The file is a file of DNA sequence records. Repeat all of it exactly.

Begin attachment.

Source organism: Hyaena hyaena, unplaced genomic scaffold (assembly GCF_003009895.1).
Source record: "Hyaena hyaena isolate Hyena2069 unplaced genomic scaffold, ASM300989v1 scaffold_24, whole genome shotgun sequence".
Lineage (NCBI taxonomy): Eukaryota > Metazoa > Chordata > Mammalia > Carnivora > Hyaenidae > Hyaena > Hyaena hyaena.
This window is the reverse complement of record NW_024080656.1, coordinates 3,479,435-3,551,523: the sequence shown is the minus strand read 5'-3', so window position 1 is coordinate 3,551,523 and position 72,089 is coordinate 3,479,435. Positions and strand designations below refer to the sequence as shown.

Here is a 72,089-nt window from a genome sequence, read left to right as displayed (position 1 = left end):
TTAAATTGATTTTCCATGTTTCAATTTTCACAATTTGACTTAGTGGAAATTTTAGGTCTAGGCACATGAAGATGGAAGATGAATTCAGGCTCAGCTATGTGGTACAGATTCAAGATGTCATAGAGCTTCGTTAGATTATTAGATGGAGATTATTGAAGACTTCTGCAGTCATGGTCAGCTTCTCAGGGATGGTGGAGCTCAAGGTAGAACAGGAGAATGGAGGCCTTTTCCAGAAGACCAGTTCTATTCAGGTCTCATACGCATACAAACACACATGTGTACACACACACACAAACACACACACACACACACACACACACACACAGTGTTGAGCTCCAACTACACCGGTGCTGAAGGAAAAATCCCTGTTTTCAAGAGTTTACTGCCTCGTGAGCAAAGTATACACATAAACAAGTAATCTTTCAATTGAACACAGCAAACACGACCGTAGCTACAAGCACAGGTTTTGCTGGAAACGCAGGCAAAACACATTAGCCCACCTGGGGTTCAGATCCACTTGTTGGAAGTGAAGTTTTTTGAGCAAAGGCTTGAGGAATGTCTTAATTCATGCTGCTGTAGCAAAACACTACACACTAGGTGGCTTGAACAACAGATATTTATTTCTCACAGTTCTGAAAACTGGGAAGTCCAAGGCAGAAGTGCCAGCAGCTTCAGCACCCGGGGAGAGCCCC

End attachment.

Source organism: Hyaena hyaena, unplaced genomic scaffold (assembly GCF_003009895.1).
Source record: "Hyaena hyaena isolate Hyena2069 unplaced genomic scaffold, ASM300989v1 scaffold_24, whole genome shotgun sequence".
Lineage (NCBI taxonomy): Eukaryota > Metazoa > Chordata > Mammalia > Carnivora > Hyaenidae > Hyaena > Hyaena hyaena.
This window is the reverse complement of record NW_024080656.1, coordinates 3,479,435-3,551,523: the sequence shown is the minus strand read 5'-3', so window position 1 is coordinate 3,551,523 and position 72,089 is coordinate 3,479,435. Positions and strand designations below refer to the sequence as shown.

Here is a 72,089-nt window from a genome sequence, read left to right as displayed (position 1 = left end):
TTAAATTGATTTTCCATGTTTCAATTTTCACAATTTGACTTAGTGGAAATTTTAGGTCTAGGCACATGAAGATGGAAGATGAATTCAGGCTCAGCTATGTGGTACAGATTCAAGATGTCATAGAGCTTCGTTAGATTATTAGATGGAGATTATTGAAGACTTCTGCAGTCATGGTCAGCTTCTCAGGGATGGTGGAGCTCAAGGTAGAACAGGAGAATGGAGGCCTTTTCCAGAAGACCAGTTCTATTCAGGTCTCATACGCATACAAACACACATGTGTACACACACACACAAACACACACACACACACACACACACACACACAGTGTTGAGCTCCAACTACACCGGTGCTGAAGGAAAAATCCCTGTTTTCAAGAGTTTACTGCCTCGTGAGCAAAGTATACACATAAACAAGTAATCTTTCAATTGAACACAGCAAACACGACCGTAGCTACAAGCACAGGTTTTGCTGGAAACGCAGGCAAAACACATTAGCCCACCTGGGGTTCAGATCCACTTGTTGGAAGTGAAGTTTTTTGAGCAAAGGCTTGAGGAATGTCTTAATTCATGCTGCTGTAGCAAAACACTACACACTAGGTGGCTTGAACAACAGATATTTATTTCTCACAGTTCTGAAAACTGGGAAGTCCAAGGCAGAAGTGCCAGCAGCTTCAGCACCCGGGGAGAGCCCC